Game Theory and Major League Sports
Pitchers appear to throw too many fastballs; football teams pass less than they should.
In the perfect world of game theory, two players locked in a zero-sum contest always make rational choices. They opt for the "minimax" solution -- the set of plays that minimizes their maximum possible loss -- and their play selection does not follow a predictable pattern that might give their opponent an edge. But minimax predictions typically have not fared well in lab experiments. And real-world studies, while more supportive, have often used small samples.
Now a new study, Professionals Do Not Play Minimax: Evidence from Major League Baseball and the National Football League (NBER Working Paper No. 15347), looks at two of the biggest high-stakes examples of zero-sum contests: pitch selection in Major League Baseball and play-calling in the National Football League. Authors Kenneth Kovash and Steven Levitt find that: "Pitchers appear to throw too many fastballs; football teams pass less than they should." They also find that the selection of pitches or plays is too predictable. The researchers conclude that "correcting these decisionmaking errors could be worth as many as two additional victories a year to a Major League Baseball franchise and more than a half win per season for a professional football team."
Kovash and Levitt examine all Major League pitches -- more than 3 million of them -- during the regular seasons from 2002 to 2006 (excluding extra innings). They categorize them as fastballs, curveballs, sliders, or changeups. They measure the outcome of each pitch using the sum of the batter's on-base percentage and slugging percentage (a measure they label OPS) and they determine that fastballs lead to a slightly higher OPS than other types of pitches.
If batters are more likely to score runs on fastballs, then minimax theory says that pitchers should adjust. To find out why they haven't, the authors look more deeply into the data, controlling for everything from the inning and number of strikes to the number of runners on base. A key factor, they find, is pitch count. As long as there are fewer than two strikes during an at-bat, the difference in outcome between throwing fastballs and non-fastballs tends to be small. But when there are two strikes, the outcomes diverge dramatically. Fastballs generate an OPS that is more than 100 points higher than non-fastballs. The authors calculate that if a team's pitchers reduced their share of fastballs by 10 percentage points, they would allow roughly 15 fewer runs in a season, about 2 percent of their total runs allowed.
The study then looks at the order of pitches. Because pitch selection can depend on so many variables that the authors cannot measure (pitcher fatigue, whether the curveball is 'working' that day, and so on), they limit their study to situations where the same pitcher faces the same batter with the same count and the same number of specific pitches but in a different order.
Say, for example, the count is 2-and-1 after two fastballs and a slider -- minimax theory predicts that it doesn't matter which pitch the slider was. But the study finds that pitchers are more predictable than that. If the last pitch was a fastball, the likelihood that the next one will be a fastball falls by 4.1 percentage points. If the last pitch was a slider, then it is 2 percentage points less likely that the next one will be a slider. Other patterns also emerge: fastballs are more likely to follow changeups than other types of pitches; curveballs are most likely to follow fastballs and least likely to follow changeups. Based on interviews with MLB executives and some assumptions of their own, the authors estimate that knowing these statistics would boost a batter's OPS by .006 -- worth about 10 to 15 runs per team per year.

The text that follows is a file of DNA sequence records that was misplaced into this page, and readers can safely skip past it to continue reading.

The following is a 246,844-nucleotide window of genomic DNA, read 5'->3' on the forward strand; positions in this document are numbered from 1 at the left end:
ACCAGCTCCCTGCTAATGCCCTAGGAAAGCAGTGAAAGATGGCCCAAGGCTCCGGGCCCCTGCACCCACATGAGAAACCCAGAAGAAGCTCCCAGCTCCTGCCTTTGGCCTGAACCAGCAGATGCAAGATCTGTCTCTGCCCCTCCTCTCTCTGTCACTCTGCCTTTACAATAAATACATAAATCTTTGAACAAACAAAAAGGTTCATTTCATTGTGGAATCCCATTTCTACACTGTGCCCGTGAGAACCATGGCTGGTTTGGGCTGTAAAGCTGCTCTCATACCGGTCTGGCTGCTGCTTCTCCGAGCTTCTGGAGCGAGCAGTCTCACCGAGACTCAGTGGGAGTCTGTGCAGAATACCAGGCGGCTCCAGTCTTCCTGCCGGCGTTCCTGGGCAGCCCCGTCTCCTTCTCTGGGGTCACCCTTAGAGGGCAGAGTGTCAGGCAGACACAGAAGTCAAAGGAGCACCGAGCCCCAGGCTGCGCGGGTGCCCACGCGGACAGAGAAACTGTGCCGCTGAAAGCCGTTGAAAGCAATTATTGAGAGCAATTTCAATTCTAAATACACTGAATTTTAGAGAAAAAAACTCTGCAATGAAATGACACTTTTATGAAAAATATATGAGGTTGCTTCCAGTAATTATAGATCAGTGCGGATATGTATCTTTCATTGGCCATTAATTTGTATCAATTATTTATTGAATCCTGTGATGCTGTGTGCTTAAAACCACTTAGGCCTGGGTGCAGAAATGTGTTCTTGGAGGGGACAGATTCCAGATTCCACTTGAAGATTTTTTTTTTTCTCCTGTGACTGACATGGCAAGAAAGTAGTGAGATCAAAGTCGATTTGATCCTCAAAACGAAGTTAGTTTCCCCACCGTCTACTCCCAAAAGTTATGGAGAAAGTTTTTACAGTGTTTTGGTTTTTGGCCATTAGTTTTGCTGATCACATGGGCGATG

For the NFL, the study concentrates on 125,000 plays during the 2001 to 2005 seasons when the offense clearly was going to run or pass. The authors construct their own measure of the likelihood of scoring based on the down, the distance to first down, field position, and so on. Then they analyze the change in a team's expected points before and after the play. They find that a pass on average gains .55 yards more than a run, is 9 percentage points more likely to yield a first down, and leads to scores with a 3.8 percent probability. Runs have only a 2.8 percent scoring probability, although in fairness they lead to fewer turnovers. Using an expanded set of measures, the authors find that if a team went from passing 56 percent of the time (the current average) to 70 percent, they would score an additional 10 points over the course of a season -- or 3 percent of their total scoring.
Kovash and Levitt then look at the order of plays, and again find patterns that minimax theory would not predict. Conditional on other factors, a team that has passed is 10 percentage points less likely to pass on the next play. After a passing play with a poor outcome, a team is 14.5 percent points more likely to switch from a pass to a run on the next play (or vice versa), even after controlling for the down and distance.
The authors estimate, under some conservative assumptions, that if a defense could better anticipate the play using such offensive tendencies, it would give up an average of 10.8 fewer yards per game. That would translate to a point a game, or half a victory a year -- a gain that is slightly larger than that from calling more passing plays.
The authors conclude that "These deviations are not enormous in magnitude -- meaning that they might plausibly not have been detected in the smaller datasets that have been available in most prior field research on the topic -- but are large enough that a team that successfully exploited these patterns could add one or two season wins and millions of dollars in associated revenue"
-- Laurent Belsie